At that point we actually had to add a second biologic for her Crohn's. She is on Cimzia, which is an anti-TNF. So now she is on two biologics and an immunomodulator. Even on the 2 biologics, she does not get infections like she got on Imuran!!

All this to say that of all the medications my daughter has been on, Imuran was the scariest!!

A biologic sounds like a good decision. I'm honestly surprised your GI went from Remicade to Imuran - that's sort of going backwards in terms of efficacy.

The advantage with Humira is that it works faster than Stelara. If you search the forum, you will find lots of threads about how much Humira hurts and burns. It used to but the preservative that caused that horrible burning (citric acid/citrate) was removed recently and now most kids say it barely hurts at all.

Typically with Humira, you start with 40 mg every 2 weeks (if your son is over 66 lbs, which I assume he is), after the loading doses are done. My daughter was 12 and about 80-85 lbs and she started on 40 mg every other week.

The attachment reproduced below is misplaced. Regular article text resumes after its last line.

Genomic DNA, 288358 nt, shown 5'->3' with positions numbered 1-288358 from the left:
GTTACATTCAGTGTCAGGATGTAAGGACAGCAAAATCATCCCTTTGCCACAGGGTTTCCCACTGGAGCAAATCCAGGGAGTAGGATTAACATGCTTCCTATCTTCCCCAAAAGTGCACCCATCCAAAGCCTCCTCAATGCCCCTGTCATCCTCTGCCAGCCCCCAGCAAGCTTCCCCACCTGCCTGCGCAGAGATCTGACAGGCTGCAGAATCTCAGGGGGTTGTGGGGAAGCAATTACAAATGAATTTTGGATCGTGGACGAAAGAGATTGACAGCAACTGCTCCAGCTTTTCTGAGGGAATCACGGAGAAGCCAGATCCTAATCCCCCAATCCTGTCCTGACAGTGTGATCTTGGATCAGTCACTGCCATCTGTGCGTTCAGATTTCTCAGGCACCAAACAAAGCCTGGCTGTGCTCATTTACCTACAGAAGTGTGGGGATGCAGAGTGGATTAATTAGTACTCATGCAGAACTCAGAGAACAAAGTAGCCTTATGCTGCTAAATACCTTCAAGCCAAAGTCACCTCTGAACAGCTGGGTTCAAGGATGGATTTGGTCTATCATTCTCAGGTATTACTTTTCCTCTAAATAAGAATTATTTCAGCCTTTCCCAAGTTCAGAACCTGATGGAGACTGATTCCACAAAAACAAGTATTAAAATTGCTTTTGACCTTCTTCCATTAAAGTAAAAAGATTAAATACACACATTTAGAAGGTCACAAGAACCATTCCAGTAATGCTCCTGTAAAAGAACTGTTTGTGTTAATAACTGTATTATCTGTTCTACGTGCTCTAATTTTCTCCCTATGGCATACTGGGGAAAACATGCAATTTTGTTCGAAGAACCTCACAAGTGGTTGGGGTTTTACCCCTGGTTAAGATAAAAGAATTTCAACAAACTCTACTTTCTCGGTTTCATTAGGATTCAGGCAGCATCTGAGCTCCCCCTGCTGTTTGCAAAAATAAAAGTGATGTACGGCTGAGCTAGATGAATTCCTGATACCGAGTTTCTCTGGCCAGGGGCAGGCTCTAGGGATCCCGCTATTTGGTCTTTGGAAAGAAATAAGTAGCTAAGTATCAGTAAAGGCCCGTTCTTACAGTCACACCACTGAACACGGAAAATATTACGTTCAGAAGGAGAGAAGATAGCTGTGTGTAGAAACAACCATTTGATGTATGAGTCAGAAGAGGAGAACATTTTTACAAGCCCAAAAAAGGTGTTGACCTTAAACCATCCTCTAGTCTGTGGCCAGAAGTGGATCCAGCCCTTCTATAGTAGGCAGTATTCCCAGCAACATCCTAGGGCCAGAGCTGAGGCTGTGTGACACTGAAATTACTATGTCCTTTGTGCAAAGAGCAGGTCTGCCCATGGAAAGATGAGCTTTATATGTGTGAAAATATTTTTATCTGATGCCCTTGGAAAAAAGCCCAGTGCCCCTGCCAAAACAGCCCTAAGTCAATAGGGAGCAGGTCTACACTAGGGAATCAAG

Good luck!!
 
I agree with everything said above - pediatric GIs are now trying to avoid Imuran and 6MP, especially for adolescent boys. Our GI did put my daughter on Imuran, but only because she had failed Methotrexate (which is safer than Imuran) and she could not be on a biologic for her Crohn's (she has severe arthritis and after failing all the anti-TNFs, we switched to a biologic that would work for the arthritis but not for the Crohn's. She had severe, aggressive arthritis and mild Crohn's, so we felt the switch was needed and the risk of going from an anti-TNF to Imuran was worth it).

She had the same issues with Imuran as your son - we could not get her up to therapeutic levels. We had to up the dose but still could not get to therapeutic levels without it affecting her liver enzymes. So then we added Allopurinol and got her to therapeutic levels. Then Imuran worked but she got infection after infection, which is not her norm. She usually gets one cold a year and that is it. But that year, she was on antibiotics 6-7 times.

We finally stopped Imuran when she got a throat infection requiring antibiotics which led to C.Diff. At that point her GI said Imuran was causing too many infections. I mention this because you said your son has had C.Diff multiple times from antibiotics. Once we stopped the Imuran, infections stopped and no need for antibiotics.